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The Anita Hill Commission — more formally, the Hollywood Commission on Eliminating Sexual Harassment and Advancing Equality — on Tuesday announced that it will prioritize protecting Hollywood’s thousands of freelance workers who often have no access to traditional workplace structures or human resources departments.
Those workers, who include writers, directors, actors and crew, have found it difficult to seek protection or redress from sexual harassment and other bias, although in the past year, above-the-line unions have begun to implement programs addressing the need.
“While the commission’s members have training and reporting systems already in place, there are still huge gaps that leave the thousands of freelancers who work in our industry unprotected,” said commission chair Anita Hill. “This is why it is essential that we confront the problem of workplace harassment and bias together. To achieve our goals of ensuring safe and respectful workplaces, eliminating sexual harassment, and advancing equality, we must ensure that everyone is protected.”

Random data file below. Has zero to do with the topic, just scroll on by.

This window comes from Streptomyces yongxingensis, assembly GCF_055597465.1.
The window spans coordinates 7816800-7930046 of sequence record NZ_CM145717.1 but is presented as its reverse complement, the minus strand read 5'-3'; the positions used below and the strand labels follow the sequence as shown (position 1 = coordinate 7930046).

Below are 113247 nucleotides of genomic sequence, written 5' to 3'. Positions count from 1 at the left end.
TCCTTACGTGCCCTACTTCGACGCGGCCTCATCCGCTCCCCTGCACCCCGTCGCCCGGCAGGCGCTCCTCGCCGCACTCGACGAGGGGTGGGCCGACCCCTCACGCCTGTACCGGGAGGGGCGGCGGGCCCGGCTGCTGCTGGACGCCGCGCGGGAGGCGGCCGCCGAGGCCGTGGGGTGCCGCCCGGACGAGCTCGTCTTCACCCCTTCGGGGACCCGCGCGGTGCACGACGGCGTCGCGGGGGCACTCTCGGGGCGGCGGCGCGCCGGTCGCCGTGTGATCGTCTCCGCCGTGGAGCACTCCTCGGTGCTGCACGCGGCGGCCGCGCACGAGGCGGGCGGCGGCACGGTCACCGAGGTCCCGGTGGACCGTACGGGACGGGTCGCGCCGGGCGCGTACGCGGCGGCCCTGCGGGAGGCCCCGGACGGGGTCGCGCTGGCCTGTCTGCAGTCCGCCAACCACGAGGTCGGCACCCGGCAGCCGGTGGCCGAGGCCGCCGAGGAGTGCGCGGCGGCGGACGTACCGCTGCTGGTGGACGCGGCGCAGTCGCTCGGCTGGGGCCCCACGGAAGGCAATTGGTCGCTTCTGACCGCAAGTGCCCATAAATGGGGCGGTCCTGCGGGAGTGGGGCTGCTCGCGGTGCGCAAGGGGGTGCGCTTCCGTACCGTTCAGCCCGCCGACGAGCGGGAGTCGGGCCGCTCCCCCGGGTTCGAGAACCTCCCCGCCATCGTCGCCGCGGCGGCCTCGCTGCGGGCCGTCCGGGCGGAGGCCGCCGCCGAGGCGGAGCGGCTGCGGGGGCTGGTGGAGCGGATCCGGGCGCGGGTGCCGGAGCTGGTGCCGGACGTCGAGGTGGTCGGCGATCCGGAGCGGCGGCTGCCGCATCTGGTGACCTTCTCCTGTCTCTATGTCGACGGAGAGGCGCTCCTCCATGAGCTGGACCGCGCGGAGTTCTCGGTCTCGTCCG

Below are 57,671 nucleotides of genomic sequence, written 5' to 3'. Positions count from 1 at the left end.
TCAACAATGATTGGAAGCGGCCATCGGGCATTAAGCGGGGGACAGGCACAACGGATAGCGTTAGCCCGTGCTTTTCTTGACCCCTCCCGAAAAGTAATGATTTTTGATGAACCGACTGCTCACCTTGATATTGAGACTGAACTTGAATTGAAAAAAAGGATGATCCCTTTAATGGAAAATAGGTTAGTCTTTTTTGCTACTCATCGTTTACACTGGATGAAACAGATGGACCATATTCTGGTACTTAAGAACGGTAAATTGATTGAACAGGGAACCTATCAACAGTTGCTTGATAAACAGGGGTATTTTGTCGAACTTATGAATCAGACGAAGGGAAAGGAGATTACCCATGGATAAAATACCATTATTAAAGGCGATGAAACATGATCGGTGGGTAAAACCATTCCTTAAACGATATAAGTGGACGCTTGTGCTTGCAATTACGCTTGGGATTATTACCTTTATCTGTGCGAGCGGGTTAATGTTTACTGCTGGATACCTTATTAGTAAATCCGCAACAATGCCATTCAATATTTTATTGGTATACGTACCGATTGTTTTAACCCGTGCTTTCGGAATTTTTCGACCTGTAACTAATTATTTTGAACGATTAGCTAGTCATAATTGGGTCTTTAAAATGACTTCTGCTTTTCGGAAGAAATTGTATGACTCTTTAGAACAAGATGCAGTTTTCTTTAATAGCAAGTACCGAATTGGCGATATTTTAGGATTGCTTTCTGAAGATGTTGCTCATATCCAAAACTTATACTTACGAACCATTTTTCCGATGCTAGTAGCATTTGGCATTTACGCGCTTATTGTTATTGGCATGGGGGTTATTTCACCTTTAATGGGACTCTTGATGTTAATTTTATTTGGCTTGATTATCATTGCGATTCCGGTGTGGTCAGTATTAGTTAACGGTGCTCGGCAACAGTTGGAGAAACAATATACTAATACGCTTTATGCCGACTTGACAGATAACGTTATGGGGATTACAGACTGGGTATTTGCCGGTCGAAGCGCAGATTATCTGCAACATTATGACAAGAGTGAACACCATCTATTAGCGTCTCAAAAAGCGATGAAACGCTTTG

The commission said it plans to develop “a comprehensive system for reporting, addressing, and resolving claims of harassment and other forms of bias,” as well as best practices for anti-bias training and a model code of conduct.
It’s not clear how the reporting process and code of conduct would interact with those already developed by unions such as SAG-AFTRA. However, this is likely to be a topic the commission will address, as its membership includes the unions, as well as studios, television networks, streaming services, music companies, talent agencies and trade associations.
The organization was founded in December 2017 as the #MeToo and Time’s Up movements exploded. It is a policy-setting group dedicated to the elimination of sexual harassment and bias in the entertainment industry.
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